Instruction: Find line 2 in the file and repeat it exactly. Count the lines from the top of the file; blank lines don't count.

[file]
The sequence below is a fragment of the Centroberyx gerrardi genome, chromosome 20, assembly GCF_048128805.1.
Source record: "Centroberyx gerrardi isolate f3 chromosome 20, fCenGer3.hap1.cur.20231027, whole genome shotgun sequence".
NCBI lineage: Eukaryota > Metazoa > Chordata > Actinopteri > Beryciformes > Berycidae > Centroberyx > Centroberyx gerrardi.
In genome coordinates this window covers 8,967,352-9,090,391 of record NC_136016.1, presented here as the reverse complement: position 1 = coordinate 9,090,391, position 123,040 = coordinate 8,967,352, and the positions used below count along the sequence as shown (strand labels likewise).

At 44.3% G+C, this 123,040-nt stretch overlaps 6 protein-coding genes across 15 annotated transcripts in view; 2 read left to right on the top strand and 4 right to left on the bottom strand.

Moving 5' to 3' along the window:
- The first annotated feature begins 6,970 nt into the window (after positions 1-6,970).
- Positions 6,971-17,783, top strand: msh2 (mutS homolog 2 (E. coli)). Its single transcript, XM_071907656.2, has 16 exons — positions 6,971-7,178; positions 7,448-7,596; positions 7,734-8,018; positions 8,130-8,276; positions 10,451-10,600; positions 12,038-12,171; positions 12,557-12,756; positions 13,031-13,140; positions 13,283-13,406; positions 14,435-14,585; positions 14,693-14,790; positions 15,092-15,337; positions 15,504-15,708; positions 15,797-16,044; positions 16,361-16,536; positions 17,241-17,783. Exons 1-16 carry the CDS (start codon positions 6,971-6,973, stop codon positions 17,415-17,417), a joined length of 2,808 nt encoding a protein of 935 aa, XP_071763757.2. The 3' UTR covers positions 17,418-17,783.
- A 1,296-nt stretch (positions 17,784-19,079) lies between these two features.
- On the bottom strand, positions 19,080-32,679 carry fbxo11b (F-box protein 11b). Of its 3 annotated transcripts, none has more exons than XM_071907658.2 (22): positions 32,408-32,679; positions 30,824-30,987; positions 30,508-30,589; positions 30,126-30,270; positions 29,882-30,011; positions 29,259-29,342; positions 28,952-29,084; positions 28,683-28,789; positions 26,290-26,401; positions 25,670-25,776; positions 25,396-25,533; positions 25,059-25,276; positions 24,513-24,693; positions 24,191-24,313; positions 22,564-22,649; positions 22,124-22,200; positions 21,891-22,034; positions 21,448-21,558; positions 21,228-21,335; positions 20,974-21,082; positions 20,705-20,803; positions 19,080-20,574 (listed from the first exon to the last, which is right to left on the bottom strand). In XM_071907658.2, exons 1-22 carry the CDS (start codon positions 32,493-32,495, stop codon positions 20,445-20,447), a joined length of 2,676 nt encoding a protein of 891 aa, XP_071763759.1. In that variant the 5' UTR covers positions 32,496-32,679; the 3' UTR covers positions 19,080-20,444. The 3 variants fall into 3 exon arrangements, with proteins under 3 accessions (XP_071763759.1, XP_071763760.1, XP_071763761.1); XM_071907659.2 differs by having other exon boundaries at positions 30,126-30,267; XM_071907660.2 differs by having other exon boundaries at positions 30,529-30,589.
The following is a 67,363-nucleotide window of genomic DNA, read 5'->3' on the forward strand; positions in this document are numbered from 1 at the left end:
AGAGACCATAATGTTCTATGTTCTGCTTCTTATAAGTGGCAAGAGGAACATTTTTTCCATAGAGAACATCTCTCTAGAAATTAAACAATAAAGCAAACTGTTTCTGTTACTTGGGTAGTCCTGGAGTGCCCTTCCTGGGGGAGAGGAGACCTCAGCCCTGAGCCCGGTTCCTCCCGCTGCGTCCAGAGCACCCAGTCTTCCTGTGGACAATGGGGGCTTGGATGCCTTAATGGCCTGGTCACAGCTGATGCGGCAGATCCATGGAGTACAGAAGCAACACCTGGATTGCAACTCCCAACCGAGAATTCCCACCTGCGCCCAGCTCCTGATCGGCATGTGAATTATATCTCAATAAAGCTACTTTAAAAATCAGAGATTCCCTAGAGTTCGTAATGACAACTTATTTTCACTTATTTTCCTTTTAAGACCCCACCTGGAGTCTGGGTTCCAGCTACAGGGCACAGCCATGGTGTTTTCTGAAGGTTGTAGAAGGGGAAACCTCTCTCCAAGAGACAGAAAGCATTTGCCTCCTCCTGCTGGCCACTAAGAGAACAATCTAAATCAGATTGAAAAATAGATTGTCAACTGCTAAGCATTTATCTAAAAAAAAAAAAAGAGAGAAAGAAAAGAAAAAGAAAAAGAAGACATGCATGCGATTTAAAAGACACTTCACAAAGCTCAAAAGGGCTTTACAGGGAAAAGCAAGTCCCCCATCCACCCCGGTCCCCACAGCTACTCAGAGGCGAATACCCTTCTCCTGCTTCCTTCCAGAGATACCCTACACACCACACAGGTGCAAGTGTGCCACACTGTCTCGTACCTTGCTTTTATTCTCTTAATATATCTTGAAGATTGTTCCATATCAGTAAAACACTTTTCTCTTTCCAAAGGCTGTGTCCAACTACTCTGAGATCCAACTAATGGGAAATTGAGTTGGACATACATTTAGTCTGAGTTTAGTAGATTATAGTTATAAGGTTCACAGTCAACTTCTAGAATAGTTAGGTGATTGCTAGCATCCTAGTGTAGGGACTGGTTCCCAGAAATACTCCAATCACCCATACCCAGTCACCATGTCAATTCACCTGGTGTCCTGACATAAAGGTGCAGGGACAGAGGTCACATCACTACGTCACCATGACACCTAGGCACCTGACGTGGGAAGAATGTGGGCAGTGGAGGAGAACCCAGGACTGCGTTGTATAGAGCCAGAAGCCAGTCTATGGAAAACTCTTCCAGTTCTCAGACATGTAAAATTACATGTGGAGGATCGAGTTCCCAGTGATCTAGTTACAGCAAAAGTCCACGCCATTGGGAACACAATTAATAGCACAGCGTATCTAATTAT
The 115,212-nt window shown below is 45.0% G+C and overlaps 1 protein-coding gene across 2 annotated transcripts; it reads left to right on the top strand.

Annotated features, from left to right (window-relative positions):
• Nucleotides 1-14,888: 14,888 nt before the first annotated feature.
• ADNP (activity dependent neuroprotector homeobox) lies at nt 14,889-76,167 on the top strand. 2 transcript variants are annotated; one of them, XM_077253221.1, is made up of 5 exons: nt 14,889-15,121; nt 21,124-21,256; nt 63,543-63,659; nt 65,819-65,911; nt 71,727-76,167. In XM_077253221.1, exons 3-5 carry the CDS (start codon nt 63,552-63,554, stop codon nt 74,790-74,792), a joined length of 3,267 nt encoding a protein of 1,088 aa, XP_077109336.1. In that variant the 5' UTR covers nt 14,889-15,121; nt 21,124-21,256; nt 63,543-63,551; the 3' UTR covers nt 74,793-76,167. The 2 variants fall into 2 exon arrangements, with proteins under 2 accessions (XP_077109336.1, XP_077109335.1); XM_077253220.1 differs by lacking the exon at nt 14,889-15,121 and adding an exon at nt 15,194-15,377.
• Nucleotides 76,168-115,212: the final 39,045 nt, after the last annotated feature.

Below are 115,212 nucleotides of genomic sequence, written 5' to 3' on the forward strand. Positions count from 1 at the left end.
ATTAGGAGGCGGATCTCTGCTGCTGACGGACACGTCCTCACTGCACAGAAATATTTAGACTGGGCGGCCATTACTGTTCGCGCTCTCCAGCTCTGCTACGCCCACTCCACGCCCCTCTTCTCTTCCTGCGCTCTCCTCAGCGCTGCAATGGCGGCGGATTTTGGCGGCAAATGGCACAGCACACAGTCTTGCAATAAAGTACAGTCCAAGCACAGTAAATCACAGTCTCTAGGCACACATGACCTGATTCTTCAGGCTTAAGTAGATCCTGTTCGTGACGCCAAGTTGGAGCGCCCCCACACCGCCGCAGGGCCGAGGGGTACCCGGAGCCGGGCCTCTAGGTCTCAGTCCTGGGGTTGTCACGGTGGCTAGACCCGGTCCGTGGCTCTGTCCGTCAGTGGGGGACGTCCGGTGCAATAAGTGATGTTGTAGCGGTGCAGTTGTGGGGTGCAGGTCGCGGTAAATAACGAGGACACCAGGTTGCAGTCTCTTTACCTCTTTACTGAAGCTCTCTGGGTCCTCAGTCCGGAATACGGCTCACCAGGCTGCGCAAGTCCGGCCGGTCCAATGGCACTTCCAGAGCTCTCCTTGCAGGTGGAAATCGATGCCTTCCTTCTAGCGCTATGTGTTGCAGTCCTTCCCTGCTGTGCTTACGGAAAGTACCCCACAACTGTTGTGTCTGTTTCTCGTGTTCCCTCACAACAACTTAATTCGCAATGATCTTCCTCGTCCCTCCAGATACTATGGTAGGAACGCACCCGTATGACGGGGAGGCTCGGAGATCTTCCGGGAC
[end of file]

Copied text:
Source record: "Centroberyx gerrardi isolate f3 chromosome 20, fCenGer3.hap1.cur.20231027, whole genome shotgun sequence".